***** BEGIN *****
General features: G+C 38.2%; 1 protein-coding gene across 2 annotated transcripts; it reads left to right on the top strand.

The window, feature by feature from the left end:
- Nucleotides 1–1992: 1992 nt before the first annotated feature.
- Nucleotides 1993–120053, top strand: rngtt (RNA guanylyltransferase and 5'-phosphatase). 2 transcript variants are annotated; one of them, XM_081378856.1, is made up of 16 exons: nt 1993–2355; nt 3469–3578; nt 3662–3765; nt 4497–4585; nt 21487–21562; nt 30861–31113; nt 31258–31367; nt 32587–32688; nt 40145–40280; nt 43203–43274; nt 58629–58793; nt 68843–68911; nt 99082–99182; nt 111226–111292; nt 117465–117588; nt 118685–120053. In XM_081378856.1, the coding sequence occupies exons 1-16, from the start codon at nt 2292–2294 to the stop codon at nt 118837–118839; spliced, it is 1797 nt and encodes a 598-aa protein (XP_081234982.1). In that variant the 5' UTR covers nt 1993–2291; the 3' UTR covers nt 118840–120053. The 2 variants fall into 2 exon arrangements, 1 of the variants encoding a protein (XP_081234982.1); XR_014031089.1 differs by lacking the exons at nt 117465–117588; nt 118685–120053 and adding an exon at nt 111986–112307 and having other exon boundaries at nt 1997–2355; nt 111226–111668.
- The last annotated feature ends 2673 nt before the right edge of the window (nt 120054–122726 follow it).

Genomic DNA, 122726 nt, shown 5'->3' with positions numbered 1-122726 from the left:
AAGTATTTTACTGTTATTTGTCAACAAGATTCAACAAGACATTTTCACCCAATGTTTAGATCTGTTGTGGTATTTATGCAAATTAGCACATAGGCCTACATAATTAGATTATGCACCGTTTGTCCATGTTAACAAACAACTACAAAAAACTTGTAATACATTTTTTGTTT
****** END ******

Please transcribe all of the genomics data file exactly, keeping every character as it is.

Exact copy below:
General features: G+C 38.2%; 1 protein-coding gene across 2 annotated transcripts; it reads left to right on the top strand.

The window, feature by feature from the left end:
- Nucleotides 1–1992: 1992 nt before the first annotated feature.
- Nucleotides 1993–120053, top strand: rngtt (RNA guanylyltransferase and 5'-phosphatase). 2 transcript variants are annotated; one of them, XM_081378856.1, is made up of 16 exons: nt 1993–2355; nt 3469–3578; nt 3662–3765; nt 4497–4585; nt 21487–21562; nt 30861–31113; nt 31258–31367; nt 32587–32688; nt 40145–40280; nt 43203–43274; nt 58629–58793; nt 68843–68911; nt 99082–99182; nt 111226–111292; nt 117465–117588; nt 118685–120053. In XM_081378856.1, the coding sequence occupies exons 1-16, from the start codon at nt 2292–2294 to the stop codon at nt 118837–118839; spliced, it is 1797 nt and encodes a 598-aa protein (XP_081234982.1). In that variant the 5' UTR covers nt 1993–2291; the 3' UTR covers nt 118840–120053. The 2 variants fall into 2 exon arrangements, 1 of the variants encoding a protein (XP_081234982.1); XR_014031089.1 differs by lacking the exons at nt 117465–117588; nt 118685–120053 and adding an exon at nt 111986–112307 and having other exon boundaries at nt 1997–2355; nt 111226–111668.
- The last annotated feature ends 2673 nt before the right edge of the window (nt 120054–122726 follow it).

Genomic DNA, 122726 nt, shown 5'->3' with positions numbered 1-122726 from the left:
AAGTATTTTACTGTTATTTGTCAACAAGATTCAACAAGACATTTTCACCCAATGTTTAGATCTGTTGTGGTATTTATGCAAATTAGCACATAGGCCTACATAATTAGATTATGCACCGTTTGTCCATGTTAACAAACAACTACAAAAAACTTGTAATACATTTTTTGTTT